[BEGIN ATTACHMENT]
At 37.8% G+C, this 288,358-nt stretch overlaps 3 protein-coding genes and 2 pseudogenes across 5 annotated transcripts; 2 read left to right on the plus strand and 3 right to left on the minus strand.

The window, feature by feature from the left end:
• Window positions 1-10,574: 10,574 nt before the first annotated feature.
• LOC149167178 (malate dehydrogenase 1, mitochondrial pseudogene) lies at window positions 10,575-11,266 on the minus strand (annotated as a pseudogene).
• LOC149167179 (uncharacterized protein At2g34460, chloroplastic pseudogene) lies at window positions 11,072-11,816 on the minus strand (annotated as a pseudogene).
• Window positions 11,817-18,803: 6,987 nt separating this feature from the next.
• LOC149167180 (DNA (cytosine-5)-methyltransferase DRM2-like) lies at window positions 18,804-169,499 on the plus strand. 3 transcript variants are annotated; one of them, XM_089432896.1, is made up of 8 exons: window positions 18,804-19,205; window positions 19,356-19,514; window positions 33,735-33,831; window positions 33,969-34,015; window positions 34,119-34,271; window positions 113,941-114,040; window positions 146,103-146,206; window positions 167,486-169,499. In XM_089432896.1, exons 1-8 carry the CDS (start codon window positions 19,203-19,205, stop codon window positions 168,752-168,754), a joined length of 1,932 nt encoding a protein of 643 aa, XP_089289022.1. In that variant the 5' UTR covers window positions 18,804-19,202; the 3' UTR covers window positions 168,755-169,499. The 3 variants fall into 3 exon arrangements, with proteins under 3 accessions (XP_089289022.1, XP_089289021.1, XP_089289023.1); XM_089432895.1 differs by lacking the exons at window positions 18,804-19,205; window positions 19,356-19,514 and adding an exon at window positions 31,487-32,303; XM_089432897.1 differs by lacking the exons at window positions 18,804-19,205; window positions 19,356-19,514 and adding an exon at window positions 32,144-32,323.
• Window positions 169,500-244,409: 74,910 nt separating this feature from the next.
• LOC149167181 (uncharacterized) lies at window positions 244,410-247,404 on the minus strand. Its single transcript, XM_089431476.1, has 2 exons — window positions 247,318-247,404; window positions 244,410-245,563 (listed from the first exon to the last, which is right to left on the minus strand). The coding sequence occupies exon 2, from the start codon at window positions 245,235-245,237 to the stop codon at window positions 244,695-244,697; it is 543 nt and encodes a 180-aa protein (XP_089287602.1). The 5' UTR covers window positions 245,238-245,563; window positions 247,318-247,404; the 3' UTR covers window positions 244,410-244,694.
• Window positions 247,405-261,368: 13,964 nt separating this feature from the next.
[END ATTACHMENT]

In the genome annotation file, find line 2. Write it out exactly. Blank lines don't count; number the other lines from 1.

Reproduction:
The window, feature by feature from the left end: